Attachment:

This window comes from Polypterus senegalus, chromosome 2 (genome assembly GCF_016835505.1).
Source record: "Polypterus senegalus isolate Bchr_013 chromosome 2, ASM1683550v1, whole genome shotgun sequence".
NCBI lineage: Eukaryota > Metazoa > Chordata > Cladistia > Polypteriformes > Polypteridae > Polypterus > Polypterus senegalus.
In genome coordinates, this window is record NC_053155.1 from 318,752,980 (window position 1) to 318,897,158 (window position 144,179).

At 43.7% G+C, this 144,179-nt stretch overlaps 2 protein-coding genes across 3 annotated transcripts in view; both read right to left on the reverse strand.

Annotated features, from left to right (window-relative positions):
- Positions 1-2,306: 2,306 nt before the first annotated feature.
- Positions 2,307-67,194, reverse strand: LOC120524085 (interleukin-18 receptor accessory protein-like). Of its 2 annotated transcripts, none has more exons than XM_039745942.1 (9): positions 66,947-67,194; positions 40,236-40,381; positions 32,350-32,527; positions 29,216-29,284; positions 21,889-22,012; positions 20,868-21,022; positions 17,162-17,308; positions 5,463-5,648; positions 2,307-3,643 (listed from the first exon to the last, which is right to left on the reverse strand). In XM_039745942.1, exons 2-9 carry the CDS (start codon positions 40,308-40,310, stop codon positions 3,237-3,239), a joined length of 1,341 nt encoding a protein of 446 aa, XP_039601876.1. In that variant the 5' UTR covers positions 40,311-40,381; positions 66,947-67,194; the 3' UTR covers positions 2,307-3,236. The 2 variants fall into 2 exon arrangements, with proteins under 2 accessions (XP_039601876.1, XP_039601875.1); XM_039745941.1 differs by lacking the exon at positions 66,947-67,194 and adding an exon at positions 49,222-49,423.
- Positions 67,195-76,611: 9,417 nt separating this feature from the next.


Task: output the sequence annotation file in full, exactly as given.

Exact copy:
This window comes from Polypterus senegalus, chromosome 2 (genome assembly GCF_016835505.1).
Source record: "Polypterus senegalus isolate Bchr_013 chromosome 2, ASM1683550v1, whole genome shotgun sequence".
NCBI lineage: Eukaryota > Metazoa > Chordata > Cladistia > Polypteriformes > Polypteridae > Polypterus > Polypterus senegalus.
In genome coordinates, this window is record NC_053155.1 from 318,752,980 (window position 1) to 318,897,158 (window position 144,179).

At 43.7% G+C, this 144,179-nt stretch overlaps 2 protein-coding genes across 3 annotated transcripts in view; both read right to left on the reverse strand.

Annotated features, from left to right (window-relative positions):
- Positions 1-2,306: 2,306 nt before the first annotated feature.
- Positions 2,307-67,194, reverse strand: LOC120524085 (interleukin-18 receptor accessory protein-like). Of its 2 annotated transcripts, none has more exons than XM_039745942.1 (9): positions 66,947-67,194; positions 40,236-40,381; positions 32,350-32,527; positions 29,216-29,284; positions 21,889-22,012; positions 20,868-21,022; positions 17,162-17,308; positions 5,463-5,648; positions 2,307-3,643 (listed from the first exon to the last, which is right to left on the reverse strand). In XM_039745942.1, exons 2-9 carry the CDS (start codon positions 40,308-40,310, stop codon positions 3,237-3,239), a joined length of 1,341 nt encoding a protein of 446 aa, XP_039601876.1. In that variant the 5' UTR covers positions 40,311-40,381; positions 66,947-67,194; the 3' UTR covers positions 2,307-3,236. The 2 variants fall into 2 exon arrangements, with proteins under 2 accessions (XP_039601876.1, XP_039601875.1); XM_039745941.1 differs by lacking the exon at positions 66,947-67,194 and adding an exon at positions 49,222-49,423.
- Positions 67,195-76,611: 9,417 nt separating this feature from the next.